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CCFB News» June 2022

Ongoing Efforts to Create Effective and Efficient Government

06/06/2022 @ 4:15 pm

Ongoing Efforts to Create Effective and Efficient Government

(Originally published in the November/December issue of LINK)


While local governments are created to provide services, we need to consider whether a surplus of these units can lead to inefficiencies, such as duplication of services, doubling up on equipment and/or infrastructure, and overlapping contracts with the same provider. Or do those local units lead to responsive and cost-effective services?

We can reference the Illinois legislature’s interest in investigating local governments and their organization, powers, jurisdiction, functions, and inter-relationships. As a result of their interest, a state commission was created in 2011, raising the question: is this system of governance the most efficient approach to meeting citizens’ needs?

The commission’s report advised that efforts to eliminate layers of government should be locally driven and not state mandated. The report also suggested that in many cases, consolidation might not guarantee tax relief as much as intergovernmental sharing of resources.

As the commission found, there’s more than one approach to gaining efficiency through government restructuring. People most often think of consolidation, which is the lateral merger of similar units of government. But vertical integration is also an option, where a general-purpose unit of government absorbs the responsibilities of a
special-purpose unit of government within its jurisdiction. There’s also intergovernmental cooperation, which is the coordination of services and sharing of resources. And, finally, government bodies can simply be dissolved.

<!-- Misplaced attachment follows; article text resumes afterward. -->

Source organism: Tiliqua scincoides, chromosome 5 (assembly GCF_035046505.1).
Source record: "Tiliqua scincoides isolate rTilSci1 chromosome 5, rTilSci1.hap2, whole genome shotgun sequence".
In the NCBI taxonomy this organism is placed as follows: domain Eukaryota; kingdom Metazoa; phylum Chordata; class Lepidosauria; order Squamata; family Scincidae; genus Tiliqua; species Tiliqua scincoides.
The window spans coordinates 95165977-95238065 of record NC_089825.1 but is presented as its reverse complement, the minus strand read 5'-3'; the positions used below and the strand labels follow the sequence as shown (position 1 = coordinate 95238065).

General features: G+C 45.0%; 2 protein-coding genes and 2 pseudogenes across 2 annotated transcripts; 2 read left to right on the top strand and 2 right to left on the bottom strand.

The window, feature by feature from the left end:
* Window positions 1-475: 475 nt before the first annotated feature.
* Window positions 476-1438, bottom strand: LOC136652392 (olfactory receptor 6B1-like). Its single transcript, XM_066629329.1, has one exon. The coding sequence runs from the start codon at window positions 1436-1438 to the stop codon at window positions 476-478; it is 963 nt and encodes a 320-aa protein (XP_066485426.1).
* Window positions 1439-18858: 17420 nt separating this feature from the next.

There are pros and cons to having so many units of government. On the plus side is proximity. Having close connections with elected officials accommodates access. Small units of government also can be more responsive and sensitive to local needs.

On the downside, small units often have limited resources. They might struggle to achieve efficiencies of scale and cannot afford professional staff. Small jurisdictions can also struggle with a lack of adequate funding and a smaller pool of candidates to serve as elected officials.

Prioritization of expenditures can be affected. General-purpose units must allocate limited resources across competing needs. Conversely, special-purpose units focus
on funding their single, assigned responsibility without having to consider other priorities.

Whether government units consolidate, integrate, cooperate, or dissolve, one or more of the dynamics listed above will likely be affected. Voters will want to consider
whether one of these approaches could work for them locally.

Population affects the availability and delivery of government services. In rural areas, special-purpose units of government are often the provider of services that would otherwise be provided by municipalities in more densely populated areas. Where municipalities are few and far between, counties and townships are left to take up the slack. Where that happens, voters often opt to establish special-purpose units. Even if the county service is an option, voters sometimes prefer special purpose units that, like municipalities, are more localized.

One thing is for sure: we have a patchwork of local government that varies widely from one area of the state to another, so there is no one-size-fits-all solution.

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